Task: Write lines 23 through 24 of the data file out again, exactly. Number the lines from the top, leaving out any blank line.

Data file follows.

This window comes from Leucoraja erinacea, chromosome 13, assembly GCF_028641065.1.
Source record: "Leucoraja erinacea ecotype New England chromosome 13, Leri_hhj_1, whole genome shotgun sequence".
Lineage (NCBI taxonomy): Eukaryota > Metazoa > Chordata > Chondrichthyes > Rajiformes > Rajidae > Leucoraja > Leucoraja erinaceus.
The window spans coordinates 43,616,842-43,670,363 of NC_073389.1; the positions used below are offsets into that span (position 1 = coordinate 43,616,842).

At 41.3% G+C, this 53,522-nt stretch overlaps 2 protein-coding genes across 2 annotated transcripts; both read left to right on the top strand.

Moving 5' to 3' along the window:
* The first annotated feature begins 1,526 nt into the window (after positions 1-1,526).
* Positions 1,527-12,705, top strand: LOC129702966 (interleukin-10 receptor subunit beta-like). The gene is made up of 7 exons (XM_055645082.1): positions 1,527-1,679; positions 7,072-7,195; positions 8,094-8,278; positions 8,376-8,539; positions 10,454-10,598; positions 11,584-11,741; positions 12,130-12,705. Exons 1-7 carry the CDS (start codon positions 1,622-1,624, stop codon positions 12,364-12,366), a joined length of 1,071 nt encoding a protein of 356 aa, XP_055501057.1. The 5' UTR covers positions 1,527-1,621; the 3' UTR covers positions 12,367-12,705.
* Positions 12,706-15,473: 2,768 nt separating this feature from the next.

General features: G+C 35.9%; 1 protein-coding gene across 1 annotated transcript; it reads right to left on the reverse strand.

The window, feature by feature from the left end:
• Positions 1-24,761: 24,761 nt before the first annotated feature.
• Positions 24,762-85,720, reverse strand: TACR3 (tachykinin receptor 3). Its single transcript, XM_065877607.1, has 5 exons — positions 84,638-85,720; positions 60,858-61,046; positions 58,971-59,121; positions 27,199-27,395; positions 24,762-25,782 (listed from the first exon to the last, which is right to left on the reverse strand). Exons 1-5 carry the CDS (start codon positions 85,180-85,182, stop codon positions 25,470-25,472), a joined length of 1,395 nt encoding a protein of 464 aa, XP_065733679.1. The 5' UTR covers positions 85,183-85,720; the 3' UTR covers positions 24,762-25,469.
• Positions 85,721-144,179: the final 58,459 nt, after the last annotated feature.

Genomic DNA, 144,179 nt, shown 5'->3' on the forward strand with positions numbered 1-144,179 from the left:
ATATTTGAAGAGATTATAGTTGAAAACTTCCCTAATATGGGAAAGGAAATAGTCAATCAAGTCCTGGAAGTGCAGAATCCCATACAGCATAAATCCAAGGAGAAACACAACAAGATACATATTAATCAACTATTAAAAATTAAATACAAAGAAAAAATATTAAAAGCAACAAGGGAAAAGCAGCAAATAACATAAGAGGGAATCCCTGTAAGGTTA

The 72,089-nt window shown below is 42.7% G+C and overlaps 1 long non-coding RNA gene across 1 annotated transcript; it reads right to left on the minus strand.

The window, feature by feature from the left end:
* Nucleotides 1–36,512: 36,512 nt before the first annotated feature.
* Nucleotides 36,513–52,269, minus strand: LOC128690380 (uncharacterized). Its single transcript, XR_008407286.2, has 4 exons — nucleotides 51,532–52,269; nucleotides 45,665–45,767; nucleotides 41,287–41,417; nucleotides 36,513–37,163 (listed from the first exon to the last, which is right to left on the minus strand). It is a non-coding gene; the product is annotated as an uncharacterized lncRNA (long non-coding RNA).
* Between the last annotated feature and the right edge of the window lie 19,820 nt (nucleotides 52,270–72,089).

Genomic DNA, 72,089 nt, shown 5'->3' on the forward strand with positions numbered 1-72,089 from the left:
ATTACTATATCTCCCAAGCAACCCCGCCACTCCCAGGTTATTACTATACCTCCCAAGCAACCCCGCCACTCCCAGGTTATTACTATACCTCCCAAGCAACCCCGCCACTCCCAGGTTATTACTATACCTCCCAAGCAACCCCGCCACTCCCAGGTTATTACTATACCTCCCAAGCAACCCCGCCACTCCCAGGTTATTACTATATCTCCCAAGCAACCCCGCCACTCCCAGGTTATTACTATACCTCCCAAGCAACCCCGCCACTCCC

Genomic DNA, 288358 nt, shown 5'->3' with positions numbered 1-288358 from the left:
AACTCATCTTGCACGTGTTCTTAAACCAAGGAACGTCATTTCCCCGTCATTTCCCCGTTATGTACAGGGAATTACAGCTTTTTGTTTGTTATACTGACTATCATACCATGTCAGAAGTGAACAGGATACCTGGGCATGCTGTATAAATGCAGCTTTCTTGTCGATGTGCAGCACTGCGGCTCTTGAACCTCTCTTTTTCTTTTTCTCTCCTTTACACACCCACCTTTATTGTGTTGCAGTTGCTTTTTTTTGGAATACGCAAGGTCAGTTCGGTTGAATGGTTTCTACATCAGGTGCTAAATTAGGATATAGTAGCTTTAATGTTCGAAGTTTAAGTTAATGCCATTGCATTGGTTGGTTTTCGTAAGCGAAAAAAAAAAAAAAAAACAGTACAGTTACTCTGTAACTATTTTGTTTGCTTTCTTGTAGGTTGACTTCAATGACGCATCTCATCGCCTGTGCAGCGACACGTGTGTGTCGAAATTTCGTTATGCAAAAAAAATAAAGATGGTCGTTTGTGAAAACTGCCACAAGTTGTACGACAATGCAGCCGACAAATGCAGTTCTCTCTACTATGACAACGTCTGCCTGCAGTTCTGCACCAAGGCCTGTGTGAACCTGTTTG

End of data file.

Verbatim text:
ATTACTATATCTCCCAAGCAACCCCGCCACTCCCAGGTTATTACTATACCTCCCAAGCAACCCCGCCACTCCCAGGTTATTACTATACCTCCCAAGCAACCCCGCCACTCCCAGGTTATTACTATACCTCCCAAGCAACCCCGCCACTCCCAGGTTATTACTATACCTCCCAAGCAACCCCGCCACTCCCAGGTTATTACTATATCTCCCAAGCAACCCCGCCACTCCCAGGTTATTACTATACCTCCCAAGCAACCCCGCCACTCCC

Genomic DNA, 288358 nt, shown 5'->3' with positions numbered 1-288358 from the left: